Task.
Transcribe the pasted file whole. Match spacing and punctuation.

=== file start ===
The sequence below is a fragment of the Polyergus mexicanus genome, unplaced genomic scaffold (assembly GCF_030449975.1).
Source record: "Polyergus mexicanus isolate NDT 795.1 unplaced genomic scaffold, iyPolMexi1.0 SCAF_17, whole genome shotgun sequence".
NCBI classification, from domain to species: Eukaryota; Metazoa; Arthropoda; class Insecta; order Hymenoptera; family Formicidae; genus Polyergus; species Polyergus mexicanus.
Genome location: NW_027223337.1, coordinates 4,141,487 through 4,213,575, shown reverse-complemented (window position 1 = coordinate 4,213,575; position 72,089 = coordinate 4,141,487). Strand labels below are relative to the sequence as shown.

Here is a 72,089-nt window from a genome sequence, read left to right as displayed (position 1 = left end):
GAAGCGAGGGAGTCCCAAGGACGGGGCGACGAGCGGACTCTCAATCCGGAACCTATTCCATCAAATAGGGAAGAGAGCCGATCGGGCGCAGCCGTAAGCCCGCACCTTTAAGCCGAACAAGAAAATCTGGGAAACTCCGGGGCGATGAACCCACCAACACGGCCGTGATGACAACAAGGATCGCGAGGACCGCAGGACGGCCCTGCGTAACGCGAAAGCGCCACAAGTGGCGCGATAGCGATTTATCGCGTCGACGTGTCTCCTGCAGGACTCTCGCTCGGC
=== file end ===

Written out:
The sequence below is a fragment of the Polyergus mexicanus genome, unplaced genomic scaffold (assembly GCF_030449975.1).
Source record: "Polyergus mexicanus isolate NDT 795.1 unplaced genomic scaffold, iyPolMexi1.0 SCAF_17, whole genome shotgun sequence".
NCBI classification, from domain to species: Eukaryota; Metazoa; Arthropoda; class Insecta; order Hymenoptera; family Formicidae; genus Polyergus; species Polyergus mexicanus.
Genome location: NW_027223337.1, coordinates 4,141,487 through 4,213,575, shown reverse-complemented (window position 1 = coordinate 4,213,575; position 72,089 = coordinate 4,141,487). Strand labels below are relative to the sequence as shown.

Here is a 72,089-nt window from a genome sequence, read left to right as displayed (position 1 = left end):
GAAGCGAGGGAGTCCCAAGGACGGGGCGACGAGCGGACTCTCAATCCGGAACCTATTCCATCAAATAGGGAAGAGAGCCGATCGGGCGCAGCCGTAAGCCCGCACCTTTAAGCCGAACAAGAAAATCTGGGAAACTCCGGGGCGATGAACCCACCAACACGGCCGTGATGACAACAAGGATCGCGAGGACCGCAGGACGGCCCTGCGTAACGCGAAAGCGCCACAAGTGGCGCGATAGCGATTTATCGCGTCGACGTGTCTCCTGCAGGACTCTCGCTCGGC